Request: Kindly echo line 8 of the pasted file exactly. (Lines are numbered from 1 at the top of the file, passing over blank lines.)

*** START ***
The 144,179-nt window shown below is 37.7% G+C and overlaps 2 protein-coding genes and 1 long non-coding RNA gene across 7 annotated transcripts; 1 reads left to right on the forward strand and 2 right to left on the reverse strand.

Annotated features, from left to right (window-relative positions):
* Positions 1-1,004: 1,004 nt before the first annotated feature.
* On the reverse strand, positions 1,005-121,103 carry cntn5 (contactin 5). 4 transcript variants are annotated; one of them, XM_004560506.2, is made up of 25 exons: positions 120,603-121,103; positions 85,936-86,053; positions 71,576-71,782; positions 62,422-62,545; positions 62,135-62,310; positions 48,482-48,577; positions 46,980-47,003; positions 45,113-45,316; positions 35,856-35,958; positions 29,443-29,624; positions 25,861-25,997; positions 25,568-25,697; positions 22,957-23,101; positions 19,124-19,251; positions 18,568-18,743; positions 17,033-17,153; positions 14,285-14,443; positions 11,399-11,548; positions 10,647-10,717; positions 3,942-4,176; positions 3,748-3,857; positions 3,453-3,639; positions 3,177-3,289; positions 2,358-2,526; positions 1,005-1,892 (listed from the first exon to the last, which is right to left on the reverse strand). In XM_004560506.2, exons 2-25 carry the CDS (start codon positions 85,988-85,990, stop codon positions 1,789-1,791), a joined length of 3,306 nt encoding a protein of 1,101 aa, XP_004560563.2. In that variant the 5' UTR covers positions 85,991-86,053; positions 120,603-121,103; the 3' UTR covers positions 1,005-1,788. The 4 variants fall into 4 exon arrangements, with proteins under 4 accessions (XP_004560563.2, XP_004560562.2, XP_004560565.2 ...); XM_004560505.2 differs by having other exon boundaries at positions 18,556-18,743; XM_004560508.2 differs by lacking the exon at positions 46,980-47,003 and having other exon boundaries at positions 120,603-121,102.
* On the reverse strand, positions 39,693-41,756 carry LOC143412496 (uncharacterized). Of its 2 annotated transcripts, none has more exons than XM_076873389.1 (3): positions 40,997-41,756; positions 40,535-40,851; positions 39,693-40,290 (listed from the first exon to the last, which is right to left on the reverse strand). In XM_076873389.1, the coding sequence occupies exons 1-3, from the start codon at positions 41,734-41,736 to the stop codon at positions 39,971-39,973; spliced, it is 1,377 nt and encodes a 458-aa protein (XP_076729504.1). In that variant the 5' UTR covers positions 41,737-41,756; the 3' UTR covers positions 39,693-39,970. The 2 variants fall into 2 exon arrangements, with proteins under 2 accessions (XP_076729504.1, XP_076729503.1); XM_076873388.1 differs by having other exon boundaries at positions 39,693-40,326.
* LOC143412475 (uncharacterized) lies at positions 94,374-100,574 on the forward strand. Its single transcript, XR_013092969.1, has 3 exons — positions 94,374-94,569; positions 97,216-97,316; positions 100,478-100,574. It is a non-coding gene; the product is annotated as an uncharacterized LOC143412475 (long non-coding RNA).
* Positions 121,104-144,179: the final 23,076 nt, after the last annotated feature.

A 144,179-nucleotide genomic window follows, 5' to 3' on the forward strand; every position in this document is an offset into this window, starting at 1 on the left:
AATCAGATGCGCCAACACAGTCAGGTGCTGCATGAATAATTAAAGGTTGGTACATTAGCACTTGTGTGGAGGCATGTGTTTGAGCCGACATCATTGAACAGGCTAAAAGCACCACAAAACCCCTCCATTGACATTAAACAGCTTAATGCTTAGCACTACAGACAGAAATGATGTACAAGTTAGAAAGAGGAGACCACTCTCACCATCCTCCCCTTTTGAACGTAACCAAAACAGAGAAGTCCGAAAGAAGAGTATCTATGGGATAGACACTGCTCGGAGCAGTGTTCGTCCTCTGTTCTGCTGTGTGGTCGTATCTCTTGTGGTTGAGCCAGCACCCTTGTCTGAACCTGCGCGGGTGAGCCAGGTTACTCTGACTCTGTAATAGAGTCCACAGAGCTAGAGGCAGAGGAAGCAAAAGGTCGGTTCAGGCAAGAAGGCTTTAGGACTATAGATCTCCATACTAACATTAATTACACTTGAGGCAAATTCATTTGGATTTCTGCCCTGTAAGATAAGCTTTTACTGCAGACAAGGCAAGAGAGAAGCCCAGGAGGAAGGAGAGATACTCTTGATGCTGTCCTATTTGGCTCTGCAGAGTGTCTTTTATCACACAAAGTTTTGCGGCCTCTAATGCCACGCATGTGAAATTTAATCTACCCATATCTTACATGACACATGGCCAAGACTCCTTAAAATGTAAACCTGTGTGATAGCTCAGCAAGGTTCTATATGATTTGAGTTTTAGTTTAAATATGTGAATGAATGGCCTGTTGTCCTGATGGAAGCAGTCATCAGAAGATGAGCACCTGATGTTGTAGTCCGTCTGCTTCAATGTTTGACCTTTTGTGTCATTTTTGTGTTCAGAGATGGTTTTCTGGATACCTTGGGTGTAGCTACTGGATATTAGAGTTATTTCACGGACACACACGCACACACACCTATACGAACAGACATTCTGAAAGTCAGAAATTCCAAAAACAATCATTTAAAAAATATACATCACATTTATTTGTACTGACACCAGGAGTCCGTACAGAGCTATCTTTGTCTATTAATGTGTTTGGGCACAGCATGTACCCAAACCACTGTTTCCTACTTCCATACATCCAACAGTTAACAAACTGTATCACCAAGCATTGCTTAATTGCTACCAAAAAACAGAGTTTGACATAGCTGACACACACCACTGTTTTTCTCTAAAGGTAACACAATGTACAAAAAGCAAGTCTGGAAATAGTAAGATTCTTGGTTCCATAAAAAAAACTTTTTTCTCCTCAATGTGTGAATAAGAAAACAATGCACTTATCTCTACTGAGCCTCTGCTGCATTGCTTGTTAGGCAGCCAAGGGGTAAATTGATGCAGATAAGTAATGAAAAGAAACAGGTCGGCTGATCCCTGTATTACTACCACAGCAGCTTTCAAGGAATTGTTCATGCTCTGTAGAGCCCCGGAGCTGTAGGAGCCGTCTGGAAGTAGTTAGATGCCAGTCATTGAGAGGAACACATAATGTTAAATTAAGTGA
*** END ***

A 144,179-nucleotide genomic window follows, 5' to 3' on the forward strand; every position in this document is an offset into this window, starting at 1 on the left: